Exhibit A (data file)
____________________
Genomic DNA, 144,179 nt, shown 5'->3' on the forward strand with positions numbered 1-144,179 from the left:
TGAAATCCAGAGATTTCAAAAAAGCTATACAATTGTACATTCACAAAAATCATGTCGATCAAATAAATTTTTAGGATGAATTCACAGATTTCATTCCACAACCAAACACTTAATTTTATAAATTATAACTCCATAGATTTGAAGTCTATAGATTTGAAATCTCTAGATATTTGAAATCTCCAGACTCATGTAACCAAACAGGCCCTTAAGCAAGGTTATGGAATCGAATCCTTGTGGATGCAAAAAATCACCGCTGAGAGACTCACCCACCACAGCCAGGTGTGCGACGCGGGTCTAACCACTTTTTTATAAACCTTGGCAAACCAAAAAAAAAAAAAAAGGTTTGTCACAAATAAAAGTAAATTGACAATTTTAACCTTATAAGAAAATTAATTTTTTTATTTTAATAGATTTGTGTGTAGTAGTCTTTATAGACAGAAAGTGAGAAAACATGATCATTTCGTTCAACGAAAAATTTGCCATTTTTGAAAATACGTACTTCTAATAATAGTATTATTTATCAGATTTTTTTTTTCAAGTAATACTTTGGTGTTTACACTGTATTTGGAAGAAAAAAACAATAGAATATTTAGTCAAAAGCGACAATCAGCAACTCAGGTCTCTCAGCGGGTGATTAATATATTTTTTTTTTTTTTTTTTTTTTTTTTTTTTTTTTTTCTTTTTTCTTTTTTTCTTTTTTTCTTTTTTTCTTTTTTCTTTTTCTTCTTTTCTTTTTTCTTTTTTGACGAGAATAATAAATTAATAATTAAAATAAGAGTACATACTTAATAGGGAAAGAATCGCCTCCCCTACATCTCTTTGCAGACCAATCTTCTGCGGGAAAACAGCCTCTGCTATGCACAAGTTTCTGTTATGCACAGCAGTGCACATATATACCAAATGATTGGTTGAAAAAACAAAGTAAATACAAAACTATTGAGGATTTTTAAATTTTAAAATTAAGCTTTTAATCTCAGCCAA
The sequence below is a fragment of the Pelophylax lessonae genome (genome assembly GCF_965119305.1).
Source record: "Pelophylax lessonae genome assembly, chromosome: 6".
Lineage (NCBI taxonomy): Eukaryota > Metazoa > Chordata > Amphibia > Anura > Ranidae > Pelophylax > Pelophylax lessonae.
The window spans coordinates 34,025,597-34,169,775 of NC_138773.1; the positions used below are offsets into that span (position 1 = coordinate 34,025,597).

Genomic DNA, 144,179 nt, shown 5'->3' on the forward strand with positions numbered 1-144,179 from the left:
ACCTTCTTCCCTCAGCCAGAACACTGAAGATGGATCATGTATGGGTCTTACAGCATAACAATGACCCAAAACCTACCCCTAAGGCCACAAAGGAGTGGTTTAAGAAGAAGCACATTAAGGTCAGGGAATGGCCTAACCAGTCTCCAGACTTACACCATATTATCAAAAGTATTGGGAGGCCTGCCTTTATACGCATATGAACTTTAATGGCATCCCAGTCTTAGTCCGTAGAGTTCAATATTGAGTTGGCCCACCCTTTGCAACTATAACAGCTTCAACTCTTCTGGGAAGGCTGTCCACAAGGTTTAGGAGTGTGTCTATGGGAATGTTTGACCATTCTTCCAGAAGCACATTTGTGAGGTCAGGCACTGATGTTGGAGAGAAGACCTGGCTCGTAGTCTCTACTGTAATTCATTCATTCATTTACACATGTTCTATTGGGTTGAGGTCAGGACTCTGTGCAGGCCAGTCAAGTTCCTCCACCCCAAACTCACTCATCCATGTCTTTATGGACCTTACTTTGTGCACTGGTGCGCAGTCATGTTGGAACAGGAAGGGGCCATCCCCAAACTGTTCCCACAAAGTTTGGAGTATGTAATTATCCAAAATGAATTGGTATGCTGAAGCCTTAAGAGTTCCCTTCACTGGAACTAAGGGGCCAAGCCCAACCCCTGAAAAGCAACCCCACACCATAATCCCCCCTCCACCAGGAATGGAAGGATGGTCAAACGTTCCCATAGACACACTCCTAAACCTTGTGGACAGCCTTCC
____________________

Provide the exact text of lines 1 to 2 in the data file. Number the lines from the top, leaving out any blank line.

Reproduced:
Genomic DNA, 144,179 nt, shown 5'->3' on the forward strand with positions numbered 1-144,179 from the left:
TGAAATCCAGAGATTTCAAAAAAGCTATACAATTGTACATTCACAAAAATCATGTCGATCAAATAAATTTTTAGGATGAATTCACAGATTTCATTCCACAACCAAACACTTAATTTTATAAATTATAACTCCATAGATTTGAAGTCTATAGATTTGAAATCTCTAGATATTTGAAATCTCCAGACTCATGTAACCAAACAGGCCCTTAAGCAAGGTTATGGAATCGAATCCTTGTGGATGCAAAAAATCACCGCTGAGAGACTCACCCACCACAGCCAGGTGTGCGACGCGGGTCTAACCACTTTTTTATAAACCTTGGCAAACCAAAAAAAAAAAAAAAGGTTTGTCACAAATAAAAGTAAATTGACAATTTTAACCTTATAAGAAAATTAATTTTTTTATTTTAATAGATTTGTGTGTAGTAGTCTTTATAGACAGAAAGTGAGAAAACATGATCATTTCGTTCAACGAAAAATTTGCCATTTTTGAAAATACGTACTTCTAATAATAGTATTATTTATCAGATTTTTTTTTTCAAGTAATACTTTGGTGTTTACACTGTATTTGGAAGAAAAAAACAATAGAATATTTAGTCAAAAGCGACAATCAGCAACTCAGGTCTCTCAGCGGGTGATTAATATATTTTTTTTTTTTTTTTTTTTTTTTTTTTTTTTTTTTCTTTTTTCTTTTTTTCTTTTTTTCTTTTTTTCTTTTTTCTTTTTCTTCTTTTCTTTTTTCTTTTTTGACGAGAATAATAAATTAATAATTAAAATAAGAGTACATACTTAATAGGGAAAGAATCGCCTCCCCTACATCTCTTTGCAGACCAATCTTCTGCGGGAAAACAGCCTCTGCTATGCACAAGTTTCTGTTATGCACAGCAGTGCACATATATACCAAATGATTGGTTGAAAAAACAAAGTAAATACAAAACTATTGAGGATTTTTAAATTTTAAAATTAAGCTTTTAATCTCAGCCAA